Increasing the Value of Healthcare: Improving Mortality While Reducing Cost in Bariatric Surgery

Abstract

Background

Healthcare costs in the United States (U.S.) are rising. As outcomes improve, such as decreased length of stay and decreased mortality, it is expected that costs should go down. The aim of this study is to analyze hospital charges, cost of care, and mortality in bariatric surgery over time.

Methods

A retrospective analysis of the Nationwide Inpatient Sample (NIS) database was performed. Adults with morbid obesity who underwent gastric bypass or sleeve gastrectomy were identified by ICD-9 codes. Multivariate analyses identified independent predictors of changes in hospital charges and in-hospital mortality. Results were adjusted for age, race, gender, Charlson comorbidity index, surgical approach (open versus laparoscopic), hospital volume, and insurance status. In order to estimate baseline surgical inflation, changes in hospital charges over time were also calculated for appendectomy.

Results

From 1998 to 2011, 209,106 patients were identified who underwent bariatric surgery. Adjusted in-hospital mortality for bariatric surgery decreased significantly by 2003 compared to 1998 (p < 0.001, OR 0.47, 95 % CI 0.22–0.92) and remained significantly decreased for the remainder of the study period. As such, a 60–80 % decrease in mortality was maintained from 2003 to 2010 compared to 1998. After adjusting for inflation, the cumulative increase in hospital charges per day of a bariatric surgery admission was 130 % from 1998 to 2011. Charges per stay increased by 2.1 % annually for bariatric surgery compared to 5.5 % for appendectomy.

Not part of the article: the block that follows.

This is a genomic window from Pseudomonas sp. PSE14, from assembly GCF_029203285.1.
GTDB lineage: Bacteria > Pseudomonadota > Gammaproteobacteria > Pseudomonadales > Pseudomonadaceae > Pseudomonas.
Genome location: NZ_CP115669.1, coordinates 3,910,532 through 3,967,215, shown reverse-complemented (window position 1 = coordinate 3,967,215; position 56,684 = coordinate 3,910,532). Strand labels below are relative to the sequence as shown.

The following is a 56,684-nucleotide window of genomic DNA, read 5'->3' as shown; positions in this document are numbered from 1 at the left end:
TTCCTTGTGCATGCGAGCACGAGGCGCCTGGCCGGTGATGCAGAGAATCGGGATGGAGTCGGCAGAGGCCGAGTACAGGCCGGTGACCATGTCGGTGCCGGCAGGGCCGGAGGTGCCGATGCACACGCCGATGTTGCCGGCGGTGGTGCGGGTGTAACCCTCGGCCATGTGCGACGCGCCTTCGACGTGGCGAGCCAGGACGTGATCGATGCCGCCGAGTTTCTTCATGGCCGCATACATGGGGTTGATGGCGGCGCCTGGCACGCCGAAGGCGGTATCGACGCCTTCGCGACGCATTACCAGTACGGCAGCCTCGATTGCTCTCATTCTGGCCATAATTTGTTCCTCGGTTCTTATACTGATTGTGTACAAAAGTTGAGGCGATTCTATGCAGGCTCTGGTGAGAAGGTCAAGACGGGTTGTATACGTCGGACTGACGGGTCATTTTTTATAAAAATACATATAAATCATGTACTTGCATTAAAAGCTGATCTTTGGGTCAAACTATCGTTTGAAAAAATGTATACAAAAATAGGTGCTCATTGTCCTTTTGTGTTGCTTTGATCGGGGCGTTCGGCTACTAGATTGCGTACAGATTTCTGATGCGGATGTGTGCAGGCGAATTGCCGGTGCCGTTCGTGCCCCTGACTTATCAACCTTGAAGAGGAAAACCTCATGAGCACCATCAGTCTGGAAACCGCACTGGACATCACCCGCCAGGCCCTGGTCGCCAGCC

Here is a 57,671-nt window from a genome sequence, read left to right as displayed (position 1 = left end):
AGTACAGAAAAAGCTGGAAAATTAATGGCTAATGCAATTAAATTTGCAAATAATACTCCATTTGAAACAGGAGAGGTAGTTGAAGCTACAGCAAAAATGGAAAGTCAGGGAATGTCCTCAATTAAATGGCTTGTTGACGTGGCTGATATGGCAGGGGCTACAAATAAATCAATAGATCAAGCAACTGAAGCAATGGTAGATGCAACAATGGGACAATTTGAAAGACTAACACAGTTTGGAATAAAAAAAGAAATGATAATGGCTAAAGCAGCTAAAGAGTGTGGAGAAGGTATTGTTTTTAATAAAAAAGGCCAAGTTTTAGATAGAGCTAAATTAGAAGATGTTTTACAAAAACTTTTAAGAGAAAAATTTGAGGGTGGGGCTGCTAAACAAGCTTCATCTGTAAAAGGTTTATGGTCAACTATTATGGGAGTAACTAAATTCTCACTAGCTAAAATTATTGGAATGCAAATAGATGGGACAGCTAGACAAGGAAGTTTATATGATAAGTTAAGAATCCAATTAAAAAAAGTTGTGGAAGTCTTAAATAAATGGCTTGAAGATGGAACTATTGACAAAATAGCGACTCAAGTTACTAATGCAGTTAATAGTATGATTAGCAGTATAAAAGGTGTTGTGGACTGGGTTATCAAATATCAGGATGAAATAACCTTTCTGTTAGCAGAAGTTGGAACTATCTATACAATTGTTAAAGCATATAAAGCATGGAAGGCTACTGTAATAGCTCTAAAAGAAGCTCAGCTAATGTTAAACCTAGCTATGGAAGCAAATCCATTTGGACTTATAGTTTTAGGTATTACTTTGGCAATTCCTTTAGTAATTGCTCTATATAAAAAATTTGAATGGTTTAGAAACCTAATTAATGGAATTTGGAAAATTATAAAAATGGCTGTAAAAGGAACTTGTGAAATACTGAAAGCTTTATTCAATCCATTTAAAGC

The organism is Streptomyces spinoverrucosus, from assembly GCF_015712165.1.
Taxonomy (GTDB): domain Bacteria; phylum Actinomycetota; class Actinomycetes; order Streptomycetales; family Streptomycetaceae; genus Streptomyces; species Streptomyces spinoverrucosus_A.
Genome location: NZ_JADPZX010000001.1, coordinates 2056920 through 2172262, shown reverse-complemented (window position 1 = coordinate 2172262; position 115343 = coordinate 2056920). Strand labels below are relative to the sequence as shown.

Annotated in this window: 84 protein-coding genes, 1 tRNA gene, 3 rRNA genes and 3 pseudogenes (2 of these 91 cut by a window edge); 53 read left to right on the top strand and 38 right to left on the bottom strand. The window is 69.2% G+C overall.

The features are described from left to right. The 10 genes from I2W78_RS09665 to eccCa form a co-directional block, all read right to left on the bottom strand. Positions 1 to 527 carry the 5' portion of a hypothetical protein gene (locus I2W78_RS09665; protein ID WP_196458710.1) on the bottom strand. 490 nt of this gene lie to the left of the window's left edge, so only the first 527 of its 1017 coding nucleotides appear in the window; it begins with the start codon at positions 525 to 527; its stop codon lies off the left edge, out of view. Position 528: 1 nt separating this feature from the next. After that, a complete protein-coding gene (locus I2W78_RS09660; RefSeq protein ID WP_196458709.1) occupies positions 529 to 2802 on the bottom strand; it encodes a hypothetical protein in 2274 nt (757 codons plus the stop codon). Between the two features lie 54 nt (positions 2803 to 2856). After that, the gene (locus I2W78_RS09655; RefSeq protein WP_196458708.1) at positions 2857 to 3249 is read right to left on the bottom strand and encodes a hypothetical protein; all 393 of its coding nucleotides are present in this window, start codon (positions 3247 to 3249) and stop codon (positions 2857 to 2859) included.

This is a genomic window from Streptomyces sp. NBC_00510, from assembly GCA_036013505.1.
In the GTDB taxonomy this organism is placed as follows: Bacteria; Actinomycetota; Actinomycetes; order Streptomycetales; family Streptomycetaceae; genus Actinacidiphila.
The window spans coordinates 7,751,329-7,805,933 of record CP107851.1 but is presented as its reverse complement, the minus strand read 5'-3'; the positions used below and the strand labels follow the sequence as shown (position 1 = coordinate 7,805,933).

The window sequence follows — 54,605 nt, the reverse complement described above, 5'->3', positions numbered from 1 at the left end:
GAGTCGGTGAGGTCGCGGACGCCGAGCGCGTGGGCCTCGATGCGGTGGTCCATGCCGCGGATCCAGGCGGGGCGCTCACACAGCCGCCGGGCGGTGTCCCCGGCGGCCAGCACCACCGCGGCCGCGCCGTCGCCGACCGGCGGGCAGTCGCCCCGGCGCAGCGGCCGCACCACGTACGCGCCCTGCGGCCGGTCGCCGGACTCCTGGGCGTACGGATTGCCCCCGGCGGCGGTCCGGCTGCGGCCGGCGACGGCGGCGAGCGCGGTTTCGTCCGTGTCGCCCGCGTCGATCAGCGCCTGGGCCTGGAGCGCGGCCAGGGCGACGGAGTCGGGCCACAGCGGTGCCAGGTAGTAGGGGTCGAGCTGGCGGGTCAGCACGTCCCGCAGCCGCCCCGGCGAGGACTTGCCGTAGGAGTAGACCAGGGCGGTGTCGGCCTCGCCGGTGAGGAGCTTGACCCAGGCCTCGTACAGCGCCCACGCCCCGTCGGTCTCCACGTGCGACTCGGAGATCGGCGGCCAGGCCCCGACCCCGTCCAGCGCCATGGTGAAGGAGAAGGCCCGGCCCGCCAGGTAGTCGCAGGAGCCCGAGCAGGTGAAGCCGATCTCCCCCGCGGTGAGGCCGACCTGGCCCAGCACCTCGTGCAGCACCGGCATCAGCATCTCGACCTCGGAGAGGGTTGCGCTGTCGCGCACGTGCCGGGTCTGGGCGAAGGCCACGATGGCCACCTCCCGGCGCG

Conclusion

In-hospital mortality rate following bariatric surgery underwent a ninefold decrease since 1998 while maintaining surgical inflation costs less than appendectomy. Innovation in bariatric surgical technique and technology has resulted in improvement of outcomes while providing overall cost savings.

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Conflict of Interest

Drs. Ryan C. Broderick, Hans F. Fuchs, Cristina R. Harnsberger, David C. Chang, Garth R. Jacobsen, Bryan J. Sandler, and Santiago Horgan have no conflicts of interest or financial ties to declare.

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Correspondence to Ryan C. Broderick.

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Ryan C. Broderick and Hans F. Fuchs contributed equally to this work.

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Broderick, R.C., Fuchs, H.F., Harnsberger, C.R. et al. Increasing the Value of Healthcare: Improving Mortality While Reducing Cost in Bariatric Surgery. OBES SURG 25, 2231–2238 (2015). https://doi.org/10.1007/s11695-015-1710-y

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Keywords

  • Bariatric surgery
  • Outcomes
  • Value
  • Population database